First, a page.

Interrogation recordings pinched

Aspecial panel of the Legislative Council, an advisory body to the justice minister, has included the need to electronically record the entire interrogation process for suspects in its outline of recommendations for reform of criminal investigation and court proceedings.

Although the move will pave the way for the first legislative step requiring police and prosecution investigators to make the interrogation of suspects in criminal cases transparent through such recordings, the scope of crimes in which the recordings will be mandatory is too limited.

The Justice Ministry should drastically enlarge the scope of the recording requirement. Among the matters taken up for the panel’s discussions over the past three years, electronic recording of the interrogation process was the biggest issue.

Establishment of the special panel was prompted by revelations that a prosecutor with the Osaka District Public Prosecutor’s Office had tampered with evidence in the case of Atsuko Muraki, now administrative vice minister of the Health, Labor and Welfare Ministry, who had been charged with forging an official document, then acquitted in September 2010.

The panel members include Muraki and movie director Masayuki Suo, director of the 2007 feature film “Soredemo boku wa yatte inai” (I Just Didn’t Do It) — the story of a man falsely accused of groping a female junior high school student on a crowded train.

Although the panel’s original purpose was to find ways to prevent false charges by ensuring transparency of the interrogation process, its proposal fails to make it mandatory for police investigators and public prosecutors to electronically record the full interrogations of suspects in all crimes.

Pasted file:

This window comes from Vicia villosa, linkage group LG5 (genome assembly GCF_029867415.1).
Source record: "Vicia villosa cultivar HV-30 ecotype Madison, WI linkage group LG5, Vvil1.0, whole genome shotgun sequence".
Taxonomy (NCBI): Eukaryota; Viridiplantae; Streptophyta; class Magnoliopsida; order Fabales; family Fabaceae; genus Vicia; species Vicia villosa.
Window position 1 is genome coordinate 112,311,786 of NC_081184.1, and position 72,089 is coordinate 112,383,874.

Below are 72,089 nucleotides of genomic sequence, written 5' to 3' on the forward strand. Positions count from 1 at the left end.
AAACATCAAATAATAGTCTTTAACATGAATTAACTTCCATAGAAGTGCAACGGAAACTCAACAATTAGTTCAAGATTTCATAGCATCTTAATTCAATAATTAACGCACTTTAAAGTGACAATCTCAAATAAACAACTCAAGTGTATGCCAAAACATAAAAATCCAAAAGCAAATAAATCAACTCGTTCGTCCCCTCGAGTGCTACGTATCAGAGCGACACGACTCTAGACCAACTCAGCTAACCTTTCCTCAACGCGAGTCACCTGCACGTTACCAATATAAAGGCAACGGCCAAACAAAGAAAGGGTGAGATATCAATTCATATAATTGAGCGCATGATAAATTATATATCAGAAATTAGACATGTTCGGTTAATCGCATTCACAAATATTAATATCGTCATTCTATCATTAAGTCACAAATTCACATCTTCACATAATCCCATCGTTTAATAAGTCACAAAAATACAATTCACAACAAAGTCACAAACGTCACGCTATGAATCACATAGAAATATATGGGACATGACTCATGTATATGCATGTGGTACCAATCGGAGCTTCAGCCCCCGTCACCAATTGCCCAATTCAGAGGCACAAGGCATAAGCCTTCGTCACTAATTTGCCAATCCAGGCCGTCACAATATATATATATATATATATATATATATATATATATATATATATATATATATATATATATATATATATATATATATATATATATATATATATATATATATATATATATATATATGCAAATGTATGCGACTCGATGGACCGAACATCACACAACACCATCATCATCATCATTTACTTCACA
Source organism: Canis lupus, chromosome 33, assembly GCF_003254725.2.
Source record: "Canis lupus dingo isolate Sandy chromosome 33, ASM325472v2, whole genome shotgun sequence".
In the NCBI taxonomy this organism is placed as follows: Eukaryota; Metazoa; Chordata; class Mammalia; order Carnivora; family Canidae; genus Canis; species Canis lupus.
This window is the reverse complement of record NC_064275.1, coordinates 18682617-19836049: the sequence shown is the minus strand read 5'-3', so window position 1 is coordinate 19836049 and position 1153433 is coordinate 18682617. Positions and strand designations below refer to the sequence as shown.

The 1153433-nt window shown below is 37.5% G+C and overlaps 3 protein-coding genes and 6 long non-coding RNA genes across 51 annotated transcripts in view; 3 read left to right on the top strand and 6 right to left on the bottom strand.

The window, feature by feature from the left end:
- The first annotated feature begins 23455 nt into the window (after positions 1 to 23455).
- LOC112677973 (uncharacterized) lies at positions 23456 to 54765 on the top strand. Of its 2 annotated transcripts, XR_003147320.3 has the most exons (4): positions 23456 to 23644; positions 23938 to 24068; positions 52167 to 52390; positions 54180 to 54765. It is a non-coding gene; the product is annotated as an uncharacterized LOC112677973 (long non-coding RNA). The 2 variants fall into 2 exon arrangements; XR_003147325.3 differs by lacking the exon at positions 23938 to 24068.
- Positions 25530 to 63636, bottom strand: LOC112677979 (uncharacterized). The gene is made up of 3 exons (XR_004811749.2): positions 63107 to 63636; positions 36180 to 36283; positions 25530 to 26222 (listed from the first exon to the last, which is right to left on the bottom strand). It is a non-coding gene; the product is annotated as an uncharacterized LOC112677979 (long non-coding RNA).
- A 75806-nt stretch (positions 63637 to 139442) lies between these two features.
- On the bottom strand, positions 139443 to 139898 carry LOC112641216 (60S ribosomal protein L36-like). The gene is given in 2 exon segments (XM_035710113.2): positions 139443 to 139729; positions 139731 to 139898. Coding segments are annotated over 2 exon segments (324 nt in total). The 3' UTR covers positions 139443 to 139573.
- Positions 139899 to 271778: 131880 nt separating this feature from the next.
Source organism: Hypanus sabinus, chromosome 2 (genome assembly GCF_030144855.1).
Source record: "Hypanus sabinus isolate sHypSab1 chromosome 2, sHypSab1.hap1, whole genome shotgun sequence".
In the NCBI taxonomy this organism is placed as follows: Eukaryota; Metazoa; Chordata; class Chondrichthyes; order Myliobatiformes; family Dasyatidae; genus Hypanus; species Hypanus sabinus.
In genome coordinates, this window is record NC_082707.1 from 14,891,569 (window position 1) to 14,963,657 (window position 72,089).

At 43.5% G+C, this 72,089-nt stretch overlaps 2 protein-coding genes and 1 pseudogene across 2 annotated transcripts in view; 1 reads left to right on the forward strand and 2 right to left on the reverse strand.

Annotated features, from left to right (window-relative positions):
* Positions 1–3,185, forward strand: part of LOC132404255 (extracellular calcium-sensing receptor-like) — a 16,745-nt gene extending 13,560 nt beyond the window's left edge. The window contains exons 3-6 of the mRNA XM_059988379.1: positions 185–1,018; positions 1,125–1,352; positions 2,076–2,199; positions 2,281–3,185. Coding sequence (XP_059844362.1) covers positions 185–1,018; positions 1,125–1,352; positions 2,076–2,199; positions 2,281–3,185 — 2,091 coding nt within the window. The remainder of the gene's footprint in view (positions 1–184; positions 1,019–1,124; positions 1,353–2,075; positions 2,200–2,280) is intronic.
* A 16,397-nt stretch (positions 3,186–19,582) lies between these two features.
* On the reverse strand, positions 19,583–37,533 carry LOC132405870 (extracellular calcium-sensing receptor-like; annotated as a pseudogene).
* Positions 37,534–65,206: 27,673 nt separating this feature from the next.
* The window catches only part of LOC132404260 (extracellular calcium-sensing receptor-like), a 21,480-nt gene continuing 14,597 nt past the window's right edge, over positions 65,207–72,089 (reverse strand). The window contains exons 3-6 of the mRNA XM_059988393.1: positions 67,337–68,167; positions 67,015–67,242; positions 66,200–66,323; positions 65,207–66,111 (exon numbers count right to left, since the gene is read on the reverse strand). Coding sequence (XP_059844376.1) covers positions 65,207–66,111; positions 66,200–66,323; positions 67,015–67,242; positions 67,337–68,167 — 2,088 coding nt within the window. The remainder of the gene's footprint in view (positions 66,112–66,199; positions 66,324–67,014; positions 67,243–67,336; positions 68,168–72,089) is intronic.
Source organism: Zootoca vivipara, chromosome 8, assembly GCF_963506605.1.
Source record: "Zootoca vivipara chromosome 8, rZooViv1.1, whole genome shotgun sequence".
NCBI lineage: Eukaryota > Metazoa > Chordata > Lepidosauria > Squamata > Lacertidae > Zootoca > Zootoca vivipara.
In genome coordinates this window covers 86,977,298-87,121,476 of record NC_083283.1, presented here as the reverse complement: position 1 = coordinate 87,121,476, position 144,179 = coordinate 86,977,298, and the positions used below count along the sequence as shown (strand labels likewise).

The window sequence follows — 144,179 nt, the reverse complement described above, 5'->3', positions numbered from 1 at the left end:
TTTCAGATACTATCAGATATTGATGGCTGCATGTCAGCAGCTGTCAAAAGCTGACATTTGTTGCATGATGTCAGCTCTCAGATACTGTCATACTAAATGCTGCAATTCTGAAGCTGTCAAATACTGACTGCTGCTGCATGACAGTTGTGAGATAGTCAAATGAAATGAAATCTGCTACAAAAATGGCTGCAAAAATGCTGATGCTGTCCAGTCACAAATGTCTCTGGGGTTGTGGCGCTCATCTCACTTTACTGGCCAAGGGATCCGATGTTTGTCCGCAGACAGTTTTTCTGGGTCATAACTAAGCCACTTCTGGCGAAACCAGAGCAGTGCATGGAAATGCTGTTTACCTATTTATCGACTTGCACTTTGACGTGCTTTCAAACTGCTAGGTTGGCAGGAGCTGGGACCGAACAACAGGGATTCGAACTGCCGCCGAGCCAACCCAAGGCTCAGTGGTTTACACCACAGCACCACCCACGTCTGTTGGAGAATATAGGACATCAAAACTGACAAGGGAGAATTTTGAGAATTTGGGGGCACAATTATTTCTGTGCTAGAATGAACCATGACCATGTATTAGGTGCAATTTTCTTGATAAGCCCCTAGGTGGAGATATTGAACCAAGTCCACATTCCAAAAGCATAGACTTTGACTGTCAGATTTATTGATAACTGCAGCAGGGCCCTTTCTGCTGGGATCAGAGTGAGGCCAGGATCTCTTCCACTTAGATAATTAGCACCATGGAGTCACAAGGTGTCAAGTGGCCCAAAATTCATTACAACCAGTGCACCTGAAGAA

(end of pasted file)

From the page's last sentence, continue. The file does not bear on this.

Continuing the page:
The panel’s outline of proposals says that complete electronic recordings should be made of interrogations in (1) crimes involving lay judge trials such as murder and burglary resulting in death, and (2) crimes dealt with by special investigative squads of the public prosecutors offices. These crimes combined account for only 2 to 3 percent of all criminal cases.

In addition, investigators will not be required to record an interrogation if they determine that the recording makes it impossible to obtain a meaningful confession from a suspect, or when a suspect belongs to an underworld organization and thus fears being targeted for retaliation from other mobsters because of what the suspect has said to investigators.

These conditions mean that, in most criminal cases handled by the police, investigators will not be required to electronically record questions to and answers from suspects under interrogation. During discussions by the special panel members, representatives of the police insisted that the electronic recording of interrogations would hamper investigators’ efforts to get solid confessions from suspects.

Having faced the strong resistance from the police, other panel members, including representatives of the Japan Federation of Bar Associations, proposed that public prosecutors carry out complete recordings of all interrogations, while suggesting that the police start with cases involving lay judge trials with a view toward gradually expanding the scope of crimes in which full recordings of interrogations are made until all crimes are covered.

The end product was a compromise: The panel’s outline, in principle, states that full recordings should be made of interrogations in all criminal cases, but that recordings may be made on a limited scale for the time being.

There is another strong reason for expanding the scope of crimes in which interrogations are fully recorded. The panel’s separate call for the introduction of plea bargaining could increase the chances of suspects or defendants making false confessions and falsely implicating other people in crimes.

To help determine whether confessions in plea bargains are genuine or not, they should be recorded in their entirety.

The Justice Ministry should return to the original goal of making it obligatory to fully record interrogations in all crimes to make it as difficult as possible for false charges and false confessions to take place.